When nations fail to denounce their radical extremists, they risk being defined by them.
In an instant, an already contentious and acerbic presidential campaign season, principally driven by economic issues, shifted focus to the mounting foreign policy crisis playing out across the Middle East and North Africa region, and descended into an even darker place.
“I’m outraged by the attacks on American diplomatic missions in Libya and Egypt and by the death of an American consulate worker in Benghazi,” said presidential candidate Mitt Romney late Tuesday evening, shortly after news broke that a diplomat in Libya lost his life during an attack on the Libyan consulate.
“It’s disgraceful that the Obama Administration’s first response was not to condemn attacks on our diplomatic missions, but to sympathize with those who waged the attacks,” continued Romney. At the time of Romney’s statement, news of the assassination of U.S. Ambassador to Libya Chris Stevens and three others in the attacks on the Benghazi compound had not yet been reported.
The administration’s response that Romney was referring to was actually a statement issued by the U.S. embassy in Cairo, which published the remarks prior to the demonstrations against a deplorable amateur film produced in the United States that ridiculed the Prophet Mohammed. Specifically, the part of the statement that aroused the ire of Romney was the embassy’s condemnation of “the continuing efforts by misguided individuals to hurt the religious feelings of Muslims.” According to Reuters, “the embassy’s statement was an apparent attempt to ease tensions in Cairo before protesters got out of hand.”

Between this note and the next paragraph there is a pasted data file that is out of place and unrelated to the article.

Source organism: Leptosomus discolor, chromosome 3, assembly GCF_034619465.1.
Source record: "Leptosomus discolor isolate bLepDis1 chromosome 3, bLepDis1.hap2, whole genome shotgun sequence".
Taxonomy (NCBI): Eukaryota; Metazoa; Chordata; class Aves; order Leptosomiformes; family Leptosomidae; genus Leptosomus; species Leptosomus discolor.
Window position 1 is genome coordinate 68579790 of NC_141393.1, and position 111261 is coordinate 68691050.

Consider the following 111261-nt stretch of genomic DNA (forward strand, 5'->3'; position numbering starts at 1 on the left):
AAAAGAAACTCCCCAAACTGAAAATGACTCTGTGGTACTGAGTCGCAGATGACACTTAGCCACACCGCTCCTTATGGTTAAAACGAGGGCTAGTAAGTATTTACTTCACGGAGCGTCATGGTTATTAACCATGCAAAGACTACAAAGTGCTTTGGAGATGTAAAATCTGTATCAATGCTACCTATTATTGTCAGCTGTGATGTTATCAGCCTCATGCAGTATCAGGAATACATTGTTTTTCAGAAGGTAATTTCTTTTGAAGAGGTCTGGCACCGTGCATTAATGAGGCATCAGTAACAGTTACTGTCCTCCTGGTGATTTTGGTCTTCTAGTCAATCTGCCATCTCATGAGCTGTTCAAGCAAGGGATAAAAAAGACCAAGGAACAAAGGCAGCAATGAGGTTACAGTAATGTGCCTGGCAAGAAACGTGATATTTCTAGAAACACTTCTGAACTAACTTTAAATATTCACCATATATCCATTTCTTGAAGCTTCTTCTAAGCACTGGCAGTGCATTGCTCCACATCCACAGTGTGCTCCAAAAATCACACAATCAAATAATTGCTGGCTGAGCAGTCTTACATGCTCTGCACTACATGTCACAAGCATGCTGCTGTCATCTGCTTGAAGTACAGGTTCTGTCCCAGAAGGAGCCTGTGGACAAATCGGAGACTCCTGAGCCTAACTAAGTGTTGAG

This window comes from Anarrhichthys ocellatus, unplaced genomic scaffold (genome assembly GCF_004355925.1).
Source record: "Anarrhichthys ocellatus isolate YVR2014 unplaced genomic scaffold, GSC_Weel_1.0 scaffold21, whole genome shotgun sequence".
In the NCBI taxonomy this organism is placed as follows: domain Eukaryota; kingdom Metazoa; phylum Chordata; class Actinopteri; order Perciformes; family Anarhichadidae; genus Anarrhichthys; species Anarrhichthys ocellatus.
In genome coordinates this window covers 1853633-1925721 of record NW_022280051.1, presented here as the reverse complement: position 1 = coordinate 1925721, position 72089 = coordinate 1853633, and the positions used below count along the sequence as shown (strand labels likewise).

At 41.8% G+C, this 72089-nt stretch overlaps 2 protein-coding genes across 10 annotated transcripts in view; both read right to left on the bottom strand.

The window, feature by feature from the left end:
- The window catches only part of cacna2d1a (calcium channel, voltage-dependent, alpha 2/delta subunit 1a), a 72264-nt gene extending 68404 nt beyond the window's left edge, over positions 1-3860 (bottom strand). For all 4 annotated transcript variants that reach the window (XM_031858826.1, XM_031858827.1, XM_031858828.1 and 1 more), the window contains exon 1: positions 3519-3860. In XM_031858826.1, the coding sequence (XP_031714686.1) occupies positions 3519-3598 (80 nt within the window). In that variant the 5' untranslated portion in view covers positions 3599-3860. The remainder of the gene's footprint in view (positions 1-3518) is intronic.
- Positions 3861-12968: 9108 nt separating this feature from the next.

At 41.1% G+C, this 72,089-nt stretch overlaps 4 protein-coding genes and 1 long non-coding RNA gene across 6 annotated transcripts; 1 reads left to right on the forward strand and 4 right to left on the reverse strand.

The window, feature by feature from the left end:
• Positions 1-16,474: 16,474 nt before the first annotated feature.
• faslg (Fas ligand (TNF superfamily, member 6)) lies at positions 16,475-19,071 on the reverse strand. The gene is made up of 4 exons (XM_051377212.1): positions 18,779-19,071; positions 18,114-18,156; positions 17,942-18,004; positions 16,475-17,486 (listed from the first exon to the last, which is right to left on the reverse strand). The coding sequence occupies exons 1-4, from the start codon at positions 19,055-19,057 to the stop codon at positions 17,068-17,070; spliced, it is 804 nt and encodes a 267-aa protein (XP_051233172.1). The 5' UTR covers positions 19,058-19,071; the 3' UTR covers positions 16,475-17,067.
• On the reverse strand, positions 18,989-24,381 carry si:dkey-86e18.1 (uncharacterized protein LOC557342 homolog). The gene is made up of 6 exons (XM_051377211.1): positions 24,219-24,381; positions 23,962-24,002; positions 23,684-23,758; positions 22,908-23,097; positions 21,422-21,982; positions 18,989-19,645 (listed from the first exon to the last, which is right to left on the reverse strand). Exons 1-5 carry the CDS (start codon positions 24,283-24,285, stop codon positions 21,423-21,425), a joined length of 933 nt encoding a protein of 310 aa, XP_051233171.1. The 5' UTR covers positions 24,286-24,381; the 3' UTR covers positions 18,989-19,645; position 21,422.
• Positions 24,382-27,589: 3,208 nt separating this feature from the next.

Shortly after Romney’s comments, we learned that the embassy’s statement had neither been approved by the administration nor the State Department, but was posted to the embassy’s website by an individual who had been explicitly instructed not to do so. In fact, Obama issued a statement disavowing the embassy’s release at 10:10 p.m., fourteen minutes before Romney characterized it as the administration’s response.
Despite those orders, senior public affairs officer Larry Schwartz issued the release and repeatedly publicized and defended the statement via Twitter in an attempt to quell the protests outside the embassy’s gates. While Schwartz’s actions were questionable, Romney’s were inexcusable.
In what President Obama aptly described as a “shoot first, aim later” response, Romney erroneously characterized the embassy’s release as the administration’s initial reaction to the attacks on our diplomatic missions in Egypt and Libya. Disturbingly, he doubled down on his statements even after reports had surfaced that administration had no knowledge of the release prior to its issuance, saying “I think it’s a terrible course for America to apologize for our values.”